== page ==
The leaves of Mitragyna speciosa (commonly known as kratom), a tree endogenous to parts of Southeast Asia, have been used traditionally for their stimulant, mood-elevating, and analgesic effects and have recently attracted significant attention due to increased use in Western cultures as an alternative medicine. The plant's active alkaloid constituents, mitragynine and 7-hydroxymitragynine, have been shown to modulate opioid receptors, acting as partial agonists at mu-opioid receptors and competitive antagonists at kappa- and delta-opioid receptors. Furthermore, both alkaloids are G protein-biased agonists of the mu-opioid receptor and therefore, may induce less respiratory depression than classical opioid agonists. The Mitragyna alkaloids also appear to exert diverse activities at other brain receptors (including adrenergic, serotonergic, and dopaminergic receptors), which may explain the complex pharmacological profile of raw kratom extracts, although characterization of effects at these other targets remains extremely limited. Through allometric scaling, doses of pure mitragynine and 7-hydroxymitragynine used in animal studies can be related to single doses of raw kratom plant commonly consumed by humans, permitting preliminary interpretation of expected behavioral and physiological effects in man based on this preclinical data and comparison to both anecdotal human experience and multiple epidemiological surveys. Kratom exposure alone has not been causally associated with human fatalities to date. However, further research is needed to clarify the complex mechanism of action of the Mitragyna alkaloids and unlock their full therapeutic potential. This article is part of the Special Issue entitled 'Designer Drugs and Legal Highs.'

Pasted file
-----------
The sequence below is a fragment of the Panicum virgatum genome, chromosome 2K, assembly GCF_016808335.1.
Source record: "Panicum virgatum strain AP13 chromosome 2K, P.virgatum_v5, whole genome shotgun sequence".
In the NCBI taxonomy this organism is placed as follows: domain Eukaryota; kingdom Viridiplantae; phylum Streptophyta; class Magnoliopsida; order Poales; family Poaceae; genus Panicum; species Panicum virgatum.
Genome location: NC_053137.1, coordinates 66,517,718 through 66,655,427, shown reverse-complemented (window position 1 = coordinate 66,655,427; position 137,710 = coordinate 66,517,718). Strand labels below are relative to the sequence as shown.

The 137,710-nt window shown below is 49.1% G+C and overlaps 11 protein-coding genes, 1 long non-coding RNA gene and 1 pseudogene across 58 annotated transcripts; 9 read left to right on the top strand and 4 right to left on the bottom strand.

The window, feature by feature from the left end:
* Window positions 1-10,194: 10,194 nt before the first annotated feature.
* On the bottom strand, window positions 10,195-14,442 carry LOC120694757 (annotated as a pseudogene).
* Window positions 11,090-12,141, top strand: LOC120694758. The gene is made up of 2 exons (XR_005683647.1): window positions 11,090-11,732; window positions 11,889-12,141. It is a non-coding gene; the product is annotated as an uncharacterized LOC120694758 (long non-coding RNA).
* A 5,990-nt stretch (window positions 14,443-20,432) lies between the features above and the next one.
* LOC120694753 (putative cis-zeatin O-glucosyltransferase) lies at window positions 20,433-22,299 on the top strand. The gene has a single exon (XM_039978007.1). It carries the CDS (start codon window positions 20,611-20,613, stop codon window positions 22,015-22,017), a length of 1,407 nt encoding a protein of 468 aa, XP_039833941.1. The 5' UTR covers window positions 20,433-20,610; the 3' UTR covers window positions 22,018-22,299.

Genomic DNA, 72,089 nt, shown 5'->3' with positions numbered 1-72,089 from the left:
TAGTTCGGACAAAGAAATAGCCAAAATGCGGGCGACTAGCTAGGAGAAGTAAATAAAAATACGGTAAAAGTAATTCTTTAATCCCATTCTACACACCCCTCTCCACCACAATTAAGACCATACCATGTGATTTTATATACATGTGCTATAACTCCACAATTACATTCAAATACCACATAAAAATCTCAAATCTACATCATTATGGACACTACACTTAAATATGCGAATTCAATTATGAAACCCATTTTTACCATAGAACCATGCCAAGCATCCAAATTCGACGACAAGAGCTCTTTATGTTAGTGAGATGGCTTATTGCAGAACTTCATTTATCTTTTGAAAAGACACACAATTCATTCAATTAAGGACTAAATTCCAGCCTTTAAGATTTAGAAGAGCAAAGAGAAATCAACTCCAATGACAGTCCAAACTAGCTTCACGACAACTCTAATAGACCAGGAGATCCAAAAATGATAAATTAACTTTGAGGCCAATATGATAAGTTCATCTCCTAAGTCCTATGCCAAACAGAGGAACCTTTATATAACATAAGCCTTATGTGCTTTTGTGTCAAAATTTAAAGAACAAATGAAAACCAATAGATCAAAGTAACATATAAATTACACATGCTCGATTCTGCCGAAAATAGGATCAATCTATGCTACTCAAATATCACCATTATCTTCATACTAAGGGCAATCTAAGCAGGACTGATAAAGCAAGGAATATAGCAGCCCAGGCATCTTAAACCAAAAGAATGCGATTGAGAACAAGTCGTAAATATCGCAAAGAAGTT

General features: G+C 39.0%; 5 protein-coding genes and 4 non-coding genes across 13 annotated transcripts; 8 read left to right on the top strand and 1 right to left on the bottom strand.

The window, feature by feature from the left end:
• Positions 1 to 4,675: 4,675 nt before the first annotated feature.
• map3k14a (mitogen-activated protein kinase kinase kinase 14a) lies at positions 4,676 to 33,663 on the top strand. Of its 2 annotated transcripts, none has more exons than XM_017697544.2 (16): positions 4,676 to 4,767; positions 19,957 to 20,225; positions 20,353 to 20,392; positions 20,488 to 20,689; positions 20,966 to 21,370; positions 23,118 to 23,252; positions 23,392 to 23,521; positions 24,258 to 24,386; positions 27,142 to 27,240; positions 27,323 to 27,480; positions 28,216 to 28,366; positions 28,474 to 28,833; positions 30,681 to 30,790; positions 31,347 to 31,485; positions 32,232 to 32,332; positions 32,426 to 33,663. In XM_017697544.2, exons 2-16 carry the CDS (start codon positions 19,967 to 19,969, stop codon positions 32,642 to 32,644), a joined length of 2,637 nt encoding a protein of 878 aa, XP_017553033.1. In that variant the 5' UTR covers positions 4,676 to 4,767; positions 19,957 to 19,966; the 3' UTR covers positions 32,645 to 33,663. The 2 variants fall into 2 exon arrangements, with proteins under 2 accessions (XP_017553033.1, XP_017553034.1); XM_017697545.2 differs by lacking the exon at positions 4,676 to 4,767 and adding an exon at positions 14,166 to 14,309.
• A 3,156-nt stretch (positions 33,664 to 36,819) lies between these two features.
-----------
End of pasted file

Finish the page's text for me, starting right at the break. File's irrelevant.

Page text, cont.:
Keywords: 7-hydroxymitragynine; Analgesia; Kratom; Mitragynine; Opioid receptor.
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